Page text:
Secure communication products for healthcare are easily available and are specifically designed to replace the fax machine. Hightail, dr2dr Secure Messaging, Brightsquid Secure-Email and TELUS Health MedDialog are just a few of these products. Not only can they replace the fax machine in your practice today, but they can also do it without the need to alter your current workflow.
For example, let’s imagine the referral process with the fax: you see your patient and determine a referral to a specialist is required. In your EMR, you write a referral letter and print it out. Next, you or your staff fax the printed letter to the fax machine in the specialist’s office. Perhaps your fax machine prints off a sent confirmation page. However, since we have no way of knowing whether the fax was received in good order, you or your staff may call or email the specialist to confirm that they have received and read the referral letter. Incidentally, an EMR is not required. Most secure messaging portals—dr2dr for instance—use a web-based platform that requires no software installation.
Now, let’s imagine that process with a secure messaging solution: you see your patient and determine a referral to a specialist is required. You write the referral letter and save it as a PDF on your computer or directly attach it to the secure message. You send the message directly to the specialist and instantly receive confirmation that the message was sent. When the specialist reads the message, the secure messaging product’s built-in read receipts mean you get notified the second the recipient reads your message.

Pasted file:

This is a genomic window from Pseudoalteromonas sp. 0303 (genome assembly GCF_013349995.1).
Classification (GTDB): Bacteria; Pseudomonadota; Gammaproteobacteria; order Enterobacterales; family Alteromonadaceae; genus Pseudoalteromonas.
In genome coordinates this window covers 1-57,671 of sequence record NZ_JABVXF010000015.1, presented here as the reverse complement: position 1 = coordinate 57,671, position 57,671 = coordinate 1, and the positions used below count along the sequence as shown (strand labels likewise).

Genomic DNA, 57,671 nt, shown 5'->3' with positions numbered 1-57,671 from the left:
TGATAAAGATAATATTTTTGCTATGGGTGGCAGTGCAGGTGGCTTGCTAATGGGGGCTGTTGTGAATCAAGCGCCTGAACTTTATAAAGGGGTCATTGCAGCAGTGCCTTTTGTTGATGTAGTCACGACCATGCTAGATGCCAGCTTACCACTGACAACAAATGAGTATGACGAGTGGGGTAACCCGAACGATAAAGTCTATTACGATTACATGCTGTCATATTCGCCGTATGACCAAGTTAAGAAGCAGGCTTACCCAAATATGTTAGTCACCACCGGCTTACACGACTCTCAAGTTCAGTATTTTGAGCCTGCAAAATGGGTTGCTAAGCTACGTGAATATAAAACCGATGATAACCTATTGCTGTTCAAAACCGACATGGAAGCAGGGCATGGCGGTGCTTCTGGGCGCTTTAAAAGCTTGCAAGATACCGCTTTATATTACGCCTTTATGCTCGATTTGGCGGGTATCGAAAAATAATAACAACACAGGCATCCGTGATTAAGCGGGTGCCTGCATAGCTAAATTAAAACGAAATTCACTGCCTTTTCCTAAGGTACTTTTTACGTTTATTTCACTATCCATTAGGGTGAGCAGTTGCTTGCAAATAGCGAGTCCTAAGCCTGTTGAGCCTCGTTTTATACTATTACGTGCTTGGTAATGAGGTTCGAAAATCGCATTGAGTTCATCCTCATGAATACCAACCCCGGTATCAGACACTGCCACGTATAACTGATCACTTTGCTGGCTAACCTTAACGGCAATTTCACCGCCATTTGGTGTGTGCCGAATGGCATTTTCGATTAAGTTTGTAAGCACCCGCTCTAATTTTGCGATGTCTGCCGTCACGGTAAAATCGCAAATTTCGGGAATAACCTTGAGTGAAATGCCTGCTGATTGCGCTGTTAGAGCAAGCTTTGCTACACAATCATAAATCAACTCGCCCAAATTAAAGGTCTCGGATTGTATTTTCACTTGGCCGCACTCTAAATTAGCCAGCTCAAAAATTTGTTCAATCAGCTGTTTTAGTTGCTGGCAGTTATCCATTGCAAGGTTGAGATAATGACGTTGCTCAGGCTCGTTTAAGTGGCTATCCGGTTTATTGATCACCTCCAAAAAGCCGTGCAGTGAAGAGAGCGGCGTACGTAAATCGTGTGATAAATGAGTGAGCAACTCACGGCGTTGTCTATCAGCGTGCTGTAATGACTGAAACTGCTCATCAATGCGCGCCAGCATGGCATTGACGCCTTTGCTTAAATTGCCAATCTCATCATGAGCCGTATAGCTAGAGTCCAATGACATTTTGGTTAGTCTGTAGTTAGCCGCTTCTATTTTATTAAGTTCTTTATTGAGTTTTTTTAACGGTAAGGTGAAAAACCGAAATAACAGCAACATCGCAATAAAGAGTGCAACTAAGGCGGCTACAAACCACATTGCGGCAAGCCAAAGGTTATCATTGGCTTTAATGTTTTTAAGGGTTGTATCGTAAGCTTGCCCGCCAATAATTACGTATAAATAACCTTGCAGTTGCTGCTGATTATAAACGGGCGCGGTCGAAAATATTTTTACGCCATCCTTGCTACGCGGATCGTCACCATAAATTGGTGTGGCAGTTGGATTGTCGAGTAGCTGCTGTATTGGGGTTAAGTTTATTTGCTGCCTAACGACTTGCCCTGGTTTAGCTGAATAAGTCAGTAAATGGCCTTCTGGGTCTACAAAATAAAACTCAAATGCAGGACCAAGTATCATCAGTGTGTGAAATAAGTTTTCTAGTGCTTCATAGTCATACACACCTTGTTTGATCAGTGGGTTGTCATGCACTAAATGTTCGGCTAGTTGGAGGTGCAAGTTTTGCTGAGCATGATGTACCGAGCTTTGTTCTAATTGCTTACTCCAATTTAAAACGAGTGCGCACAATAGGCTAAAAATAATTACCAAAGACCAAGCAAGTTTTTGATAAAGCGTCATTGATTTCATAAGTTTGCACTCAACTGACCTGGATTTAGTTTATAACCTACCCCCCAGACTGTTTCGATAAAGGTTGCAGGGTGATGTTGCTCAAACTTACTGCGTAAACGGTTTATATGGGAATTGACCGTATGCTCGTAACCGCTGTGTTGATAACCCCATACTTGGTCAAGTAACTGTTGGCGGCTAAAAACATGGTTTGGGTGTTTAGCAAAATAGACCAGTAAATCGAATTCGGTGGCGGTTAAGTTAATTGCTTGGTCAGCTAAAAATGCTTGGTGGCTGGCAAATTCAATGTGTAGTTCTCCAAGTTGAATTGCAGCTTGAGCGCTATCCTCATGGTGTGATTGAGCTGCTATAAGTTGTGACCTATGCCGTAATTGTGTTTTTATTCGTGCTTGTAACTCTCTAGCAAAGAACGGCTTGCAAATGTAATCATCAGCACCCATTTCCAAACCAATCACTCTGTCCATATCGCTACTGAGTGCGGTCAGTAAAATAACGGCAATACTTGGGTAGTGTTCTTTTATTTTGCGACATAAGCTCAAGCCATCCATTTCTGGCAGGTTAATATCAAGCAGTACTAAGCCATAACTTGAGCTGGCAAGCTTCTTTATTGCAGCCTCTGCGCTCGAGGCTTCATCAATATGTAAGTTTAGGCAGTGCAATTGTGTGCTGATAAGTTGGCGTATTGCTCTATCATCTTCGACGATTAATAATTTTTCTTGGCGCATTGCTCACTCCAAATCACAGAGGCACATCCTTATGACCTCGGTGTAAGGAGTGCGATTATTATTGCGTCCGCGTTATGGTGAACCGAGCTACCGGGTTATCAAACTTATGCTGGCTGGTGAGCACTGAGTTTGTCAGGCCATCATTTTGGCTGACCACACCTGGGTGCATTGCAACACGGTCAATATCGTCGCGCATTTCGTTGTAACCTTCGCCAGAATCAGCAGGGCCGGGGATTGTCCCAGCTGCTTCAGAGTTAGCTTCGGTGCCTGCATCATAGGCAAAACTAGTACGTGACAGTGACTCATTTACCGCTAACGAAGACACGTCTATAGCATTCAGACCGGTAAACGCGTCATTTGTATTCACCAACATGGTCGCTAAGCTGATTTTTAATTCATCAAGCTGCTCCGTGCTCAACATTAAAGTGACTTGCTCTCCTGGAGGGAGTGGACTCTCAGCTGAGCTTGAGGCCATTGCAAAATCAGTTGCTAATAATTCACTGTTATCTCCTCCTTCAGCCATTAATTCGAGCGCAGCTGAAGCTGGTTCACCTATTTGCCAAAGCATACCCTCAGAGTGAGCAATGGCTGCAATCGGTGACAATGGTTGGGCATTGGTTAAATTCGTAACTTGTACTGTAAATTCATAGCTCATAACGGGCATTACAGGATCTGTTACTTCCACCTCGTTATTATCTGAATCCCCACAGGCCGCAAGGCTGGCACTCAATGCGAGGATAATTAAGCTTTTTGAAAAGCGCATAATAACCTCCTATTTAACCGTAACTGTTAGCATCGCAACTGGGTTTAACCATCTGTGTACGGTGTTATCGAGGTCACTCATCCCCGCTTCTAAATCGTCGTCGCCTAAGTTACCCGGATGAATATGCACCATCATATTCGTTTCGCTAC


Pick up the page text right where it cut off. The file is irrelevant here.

A secure messaging product will actually save you time, by removing the need to perform a second communication with the specialist. Also, you know that the transmission was secure.
Despite the existence of superior communication methods, the Canadian healthcare community continues to use outdated, unreliable and insecure technology. When it comes to communication in health care, we continue to use a technology that is clearly flawed.
In response to repeated breaches via fax, the Saskatchewan Health Authority reported that “there will be recommendations on how to ensure this error is not repeated.” But while we wait for these recommendations, the same, repeated failures continue to occur. It’s pretty obvious what the problem—and solution—is: we need to stop using fax machines. There is no reason to continue using the fax machine in 2019 when multiple secure, easy-to-use and versatile alternatives are available.
The NHS in the U.K. has committed to removing all 8,000+ fax machines from their facilities by 2020 as a direct result of grassroots action taken by U.K. physicians. They recognized a critical vulnerability and worked together to force change.
This can happen in Canada—it must happen.
Axe the fax. Let’s make this change together.
Dr. Sandy J. Murray